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Reactions to Budget 2021: “strategic investment” to some, tragic cuts to others

Some saw Budget 2021 as making "strategic investments" in key areas, while others believed it was a blow to post-secondary in Alberta.

Budget 2021, the third budget unveiled by the United Conservative Party (UCP) was met with mixed reactions from stakeholders.

Some saw the budget as making “strategic investments” in key areas, while others like the University of Alberta Students’ Union, staff unions, and the official opposition believed it was a blow to post-secondary education in Alberta.

Budget 2021 is about “strategic investments;” will help students gain work experience and skills

For the minister of advanced education, Budget 2021 represents “strategic investments” for the post-secondary sector that will help increase student skills and work experience.

In a statement from the Minister of Advanced Education Demetrios Nicolaides to The Gateway, the investments chosen were made to help target employability and the needs of Alberta’s labour market.

“Budget 2021 is making strategic investments in areas that are going to help our students gain the skills and knowledge they need to meet the needs of the labour market today, and tomorrow,” Nicolaides said.

Nicolaides reinforced that the funding to the Mitacs Internship will ensure 1,300 students get research experience and funding towards the CAREERS: The Next Generation program would help high-school students participate in the Registered Apprenticeship Program. Additionally, he highlighted funding being provided to Women Building Futures “to help open the door for more women to enter skilled trades professions.”

In terms of performance-based funding, Nicolaides said the province recognizes the challenges COVID-19 is placing on post-secondary institutions and so its implementation will be gradual.

“We will be moving forward with performance-based funding for the 2021/22 academic year,” he said. “However, because of the lasting implication of COVID-19, we’re considering a different approach to implementing it, possibly with just one or two metrics to start.”

Minister of finance says budget is not about cost-cutting but finding efficiencies; Budget 2021 investments help strengthen pharmaceutical sector in AB

During a press conference on budget day, Finance Minister Travis Toews said in response to a question about cuts made within the budget that this latest provincial budget is about guaranteeing value for Alberta taxpayers.

“We are not on a path of cost-cutting,” Toews said. “We are on a path of delivering government services most efficiently.”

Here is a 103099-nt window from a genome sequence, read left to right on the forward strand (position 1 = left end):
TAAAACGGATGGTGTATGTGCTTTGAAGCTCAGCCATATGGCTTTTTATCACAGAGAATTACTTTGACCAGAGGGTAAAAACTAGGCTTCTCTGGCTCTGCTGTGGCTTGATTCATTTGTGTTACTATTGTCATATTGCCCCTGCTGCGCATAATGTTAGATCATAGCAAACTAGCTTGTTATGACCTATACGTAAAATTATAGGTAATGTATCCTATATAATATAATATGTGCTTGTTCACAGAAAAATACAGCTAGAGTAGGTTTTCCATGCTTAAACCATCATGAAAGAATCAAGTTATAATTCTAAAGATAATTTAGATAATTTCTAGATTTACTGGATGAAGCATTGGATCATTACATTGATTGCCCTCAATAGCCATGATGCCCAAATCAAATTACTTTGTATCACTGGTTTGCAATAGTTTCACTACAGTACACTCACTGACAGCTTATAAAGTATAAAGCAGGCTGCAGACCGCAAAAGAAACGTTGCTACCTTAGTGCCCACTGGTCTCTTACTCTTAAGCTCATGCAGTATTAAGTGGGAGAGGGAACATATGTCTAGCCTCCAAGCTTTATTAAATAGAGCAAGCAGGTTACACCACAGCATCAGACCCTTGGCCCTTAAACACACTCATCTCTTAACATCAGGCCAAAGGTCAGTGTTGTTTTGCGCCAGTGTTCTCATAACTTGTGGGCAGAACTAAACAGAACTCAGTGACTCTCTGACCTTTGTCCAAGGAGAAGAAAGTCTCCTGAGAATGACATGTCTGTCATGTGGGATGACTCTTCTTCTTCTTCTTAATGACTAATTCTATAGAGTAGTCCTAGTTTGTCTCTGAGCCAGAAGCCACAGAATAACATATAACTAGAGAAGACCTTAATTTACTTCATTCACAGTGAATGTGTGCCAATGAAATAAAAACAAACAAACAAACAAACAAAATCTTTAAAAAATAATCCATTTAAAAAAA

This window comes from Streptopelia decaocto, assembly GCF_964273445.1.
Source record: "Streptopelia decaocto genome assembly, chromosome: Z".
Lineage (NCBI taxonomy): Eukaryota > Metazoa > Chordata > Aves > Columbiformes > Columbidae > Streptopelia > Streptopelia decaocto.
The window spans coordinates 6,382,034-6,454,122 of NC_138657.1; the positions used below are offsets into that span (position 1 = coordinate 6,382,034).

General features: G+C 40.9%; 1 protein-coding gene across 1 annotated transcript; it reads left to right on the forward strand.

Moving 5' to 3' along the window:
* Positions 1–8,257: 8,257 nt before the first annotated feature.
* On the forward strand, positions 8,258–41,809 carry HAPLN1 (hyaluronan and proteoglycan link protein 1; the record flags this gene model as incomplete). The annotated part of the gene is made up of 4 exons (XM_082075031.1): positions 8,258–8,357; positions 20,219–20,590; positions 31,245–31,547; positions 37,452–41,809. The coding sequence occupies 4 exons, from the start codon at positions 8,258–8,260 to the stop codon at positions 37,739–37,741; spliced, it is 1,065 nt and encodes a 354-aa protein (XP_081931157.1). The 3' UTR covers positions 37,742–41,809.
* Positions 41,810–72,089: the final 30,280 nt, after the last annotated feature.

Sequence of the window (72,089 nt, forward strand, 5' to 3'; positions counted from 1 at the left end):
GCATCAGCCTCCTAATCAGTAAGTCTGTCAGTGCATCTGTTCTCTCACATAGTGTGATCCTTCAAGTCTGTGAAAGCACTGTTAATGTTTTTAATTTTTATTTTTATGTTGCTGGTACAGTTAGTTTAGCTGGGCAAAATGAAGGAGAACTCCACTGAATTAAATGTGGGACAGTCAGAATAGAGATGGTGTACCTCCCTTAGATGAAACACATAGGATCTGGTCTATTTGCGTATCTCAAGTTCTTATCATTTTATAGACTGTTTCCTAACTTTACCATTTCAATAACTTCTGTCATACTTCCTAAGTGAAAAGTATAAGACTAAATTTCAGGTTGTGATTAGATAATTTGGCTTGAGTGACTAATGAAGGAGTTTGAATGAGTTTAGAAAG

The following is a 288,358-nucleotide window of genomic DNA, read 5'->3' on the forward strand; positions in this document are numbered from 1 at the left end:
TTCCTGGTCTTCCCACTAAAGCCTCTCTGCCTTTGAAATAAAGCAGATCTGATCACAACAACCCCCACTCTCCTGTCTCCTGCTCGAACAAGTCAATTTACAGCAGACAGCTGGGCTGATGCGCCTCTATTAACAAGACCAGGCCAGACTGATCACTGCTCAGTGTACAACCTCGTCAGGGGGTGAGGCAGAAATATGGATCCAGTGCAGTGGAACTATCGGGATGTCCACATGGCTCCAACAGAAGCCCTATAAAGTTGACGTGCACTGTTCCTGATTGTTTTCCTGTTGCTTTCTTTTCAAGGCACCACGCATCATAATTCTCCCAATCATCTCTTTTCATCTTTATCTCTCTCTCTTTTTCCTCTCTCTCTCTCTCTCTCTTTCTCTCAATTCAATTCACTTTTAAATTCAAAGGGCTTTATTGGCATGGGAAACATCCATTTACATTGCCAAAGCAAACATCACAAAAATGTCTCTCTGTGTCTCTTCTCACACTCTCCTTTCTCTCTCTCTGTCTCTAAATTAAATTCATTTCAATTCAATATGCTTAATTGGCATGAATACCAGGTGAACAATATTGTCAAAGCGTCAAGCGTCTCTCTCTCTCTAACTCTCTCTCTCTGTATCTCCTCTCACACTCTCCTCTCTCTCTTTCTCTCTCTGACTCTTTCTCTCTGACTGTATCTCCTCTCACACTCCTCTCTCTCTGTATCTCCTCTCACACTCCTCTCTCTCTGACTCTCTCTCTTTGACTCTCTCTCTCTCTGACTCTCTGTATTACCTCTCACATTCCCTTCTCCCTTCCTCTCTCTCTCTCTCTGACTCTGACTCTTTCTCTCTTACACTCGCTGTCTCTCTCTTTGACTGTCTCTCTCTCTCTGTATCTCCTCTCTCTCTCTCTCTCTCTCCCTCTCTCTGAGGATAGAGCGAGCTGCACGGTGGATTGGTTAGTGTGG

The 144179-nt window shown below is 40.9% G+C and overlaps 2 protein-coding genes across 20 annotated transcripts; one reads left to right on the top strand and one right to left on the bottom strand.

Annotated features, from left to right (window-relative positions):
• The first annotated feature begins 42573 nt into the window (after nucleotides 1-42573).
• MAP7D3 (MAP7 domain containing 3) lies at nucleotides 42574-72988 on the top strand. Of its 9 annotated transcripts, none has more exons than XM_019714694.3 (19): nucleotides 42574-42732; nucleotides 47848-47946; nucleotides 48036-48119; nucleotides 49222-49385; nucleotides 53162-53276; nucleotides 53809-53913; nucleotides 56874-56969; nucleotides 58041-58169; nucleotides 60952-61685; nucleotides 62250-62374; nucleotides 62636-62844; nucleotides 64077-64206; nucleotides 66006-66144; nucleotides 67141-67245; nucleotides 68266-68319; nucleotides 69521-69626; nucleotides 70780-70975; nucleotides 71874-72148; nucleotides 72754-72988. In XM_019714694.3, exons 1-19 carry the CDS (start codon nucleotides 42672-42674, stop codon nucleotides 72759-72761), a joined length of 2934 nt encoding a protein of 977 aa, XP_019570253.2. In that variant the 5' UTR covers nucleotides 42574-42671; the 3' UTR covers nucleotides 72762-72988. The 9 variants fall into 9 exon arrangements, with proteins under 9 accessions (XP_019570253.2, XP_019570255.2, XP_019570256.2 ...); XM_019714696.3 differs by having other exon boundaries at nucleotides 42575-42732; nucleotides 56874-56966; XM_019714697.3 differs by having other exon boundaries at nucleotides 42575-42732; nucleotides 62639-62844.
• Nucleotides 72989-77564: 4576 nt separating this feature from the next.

“I believe every government should be constantly evaluating programs and service-delivery methodology to ensure that we are providing taxpayers with the best value.”

The minister added that Budget 2021 helps strengthen Alberta’s pharmaceutical sector and domestic vaccine development capacity through its Alberta COVID-19 response and economic recovery program. The Li Ka Shing Applied Virology Institute at the University of Alberta will receive $20 million in government funding over the next four years.

He said the funding would help future vaccine development in Alberta and is part of a developing pharmaceutical and health sciences sector strategy.

“We really believe Alberta has a competitive advantage in that space and so stay tuned for the whole rollout of that strategy,” Toews said.

Students’ Union at U of A “disappointed” by Budget 2021

For University of Alberta Students’ Union president Joel Agarwal, the latest provincial budget represents a “complete disappointment.”

Agarwal said he is particularly worried about the lack of support being offered to students attending post-secondaries, especially as the pandemic has raised challenges with online learning.

“The government hasn’t given any relief to students despite the ongoing challenges of this pandemic, tuition hikes haven’t been lowered, and there isn’t additional funding put forward for scholarships or grants.”

“Students are struggling already, this is just going to exacerbate those difficulties.”

He added that Alberta post-secondary institutions are key to the province’s economic recovery from the pandemic but the sector is not being treated accordingly.

“Our institutions are already dealing with crippling cuts. They’ve now been cut further.”

“At the end of the day, what we will be seeing is that students will be paying more for a lower quality education,” Agarwal said. “That is unacceptable and we will be pushing against that in any way we can.”

Agarwal said that if students do not receive supports for rising tuition — like interest-free student loans, up-front non-repayable grants, or more work-integrated learning opportunities — Alberta’s students will leave the province post-graduation or seek post-secondary education elsewhere in Canada.

“I am apprehensive as to what will come next,” Agarwal added. “I am concerned students will leave and retention rates will decline significantly.”

Official opposition says budget emphasizes overhauls to post-sec operating grant funding when it should be exploring student affordability

Official opposition member and shadow critic for advanced education David Eggen said Budget 2021 marks the third UCP budget in a row that cuts advanced education funding “significantly.”